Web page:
Blogging has a very different dynamic from other types of publishing media, owing to several factors, but the most important in my eyes are:
1) Posts are usually short to medium length, but are fairly regular. This churn has meant that people turn to feeds and aggregators to
manage the dribbled snippets of disparate information, but it gives blogs a more casual, conversational characteristic
2) What turns individual blogs into the blogosphere is the community that builds up with interaction between the streams of stuttered
conversation, that whispers and rumours travel, as well as knowledge and information being shared and relayed.
3) The mechanisms that have become common in blog tools and services encourage and feed off this interconnectedness. Links (posting references to others’ posts, tracking back, and commenting) are a powerful source of SEO, if that is your main goal. However, even for the casual non-commercial blogger, connections are a source of inspiration and readership too. Reading other people’s blogs and commenting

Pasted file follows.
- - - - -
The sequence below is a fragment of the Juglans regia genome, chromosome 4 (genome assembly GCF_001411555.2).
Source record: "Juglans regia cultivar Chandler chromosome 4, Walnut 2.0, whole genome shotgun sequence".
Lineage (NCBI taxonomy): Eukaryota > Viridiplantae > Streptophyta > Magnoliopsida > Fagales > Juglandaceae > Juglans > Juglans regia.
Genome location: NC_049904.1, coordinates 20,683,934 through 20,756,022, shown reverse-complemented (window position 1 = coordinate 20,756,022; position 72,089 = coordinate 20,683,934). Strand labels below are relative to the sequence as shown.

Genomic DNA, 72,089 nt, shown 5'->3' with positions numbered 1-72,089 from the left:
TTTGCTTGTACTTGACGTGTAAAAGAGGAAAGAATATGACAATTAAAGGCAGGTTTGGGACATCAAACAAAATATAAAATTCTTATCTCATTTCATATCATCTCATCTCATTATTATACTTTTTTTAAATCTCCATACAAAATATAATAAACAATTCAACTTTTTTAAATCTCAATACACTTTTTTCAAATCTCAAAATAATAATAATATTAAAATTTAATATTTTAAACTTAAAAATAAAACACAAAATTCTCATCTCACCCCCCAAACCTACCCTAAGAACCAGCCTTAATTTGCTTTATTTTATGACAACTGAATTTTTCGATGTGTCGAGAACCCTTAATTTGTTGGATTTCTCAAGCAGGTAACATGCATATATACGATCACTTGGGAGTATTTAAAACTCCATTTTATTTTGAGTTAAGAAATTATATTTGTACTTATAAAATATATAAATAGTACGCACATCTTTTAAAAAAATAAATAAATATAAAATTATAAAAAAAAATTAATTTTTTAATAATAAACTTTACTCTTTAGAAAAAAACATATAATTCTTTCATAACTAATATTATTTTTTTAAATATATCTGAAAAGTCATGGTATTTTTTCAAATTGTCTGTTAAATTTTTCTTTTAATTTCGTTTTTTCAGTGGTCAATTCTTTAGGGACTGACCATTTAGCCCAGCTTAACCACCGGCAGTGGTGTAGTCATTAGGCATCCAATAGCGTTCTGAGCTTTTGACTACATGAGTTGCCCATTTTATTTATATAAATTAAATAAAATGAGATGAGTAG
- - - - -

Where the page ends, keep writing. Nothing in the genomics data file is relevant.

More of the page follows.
on them or blogging about them builds not only your knowledge and that of your readers, but builds a network around you, albeit more transient than the one you have in LinkedIn – this comes back to making sure you do it regularly.
Different media suit different structures.
You can use the passing flow of time in your blog to help you rework material. In a traditional static form that you build up in documents or wikis, you avoid repetition. However in a blog it is relevant to rework something you posted six months ago, because you will have a different view and you can recompose your work in various ways.
You can use this to translate your ideas into chunks that you publish consecutively – like chapters of a book delivered in weekly inserts in a magazine. Not only will it help you reorganise it but you might get a different response if people read it in a different shape.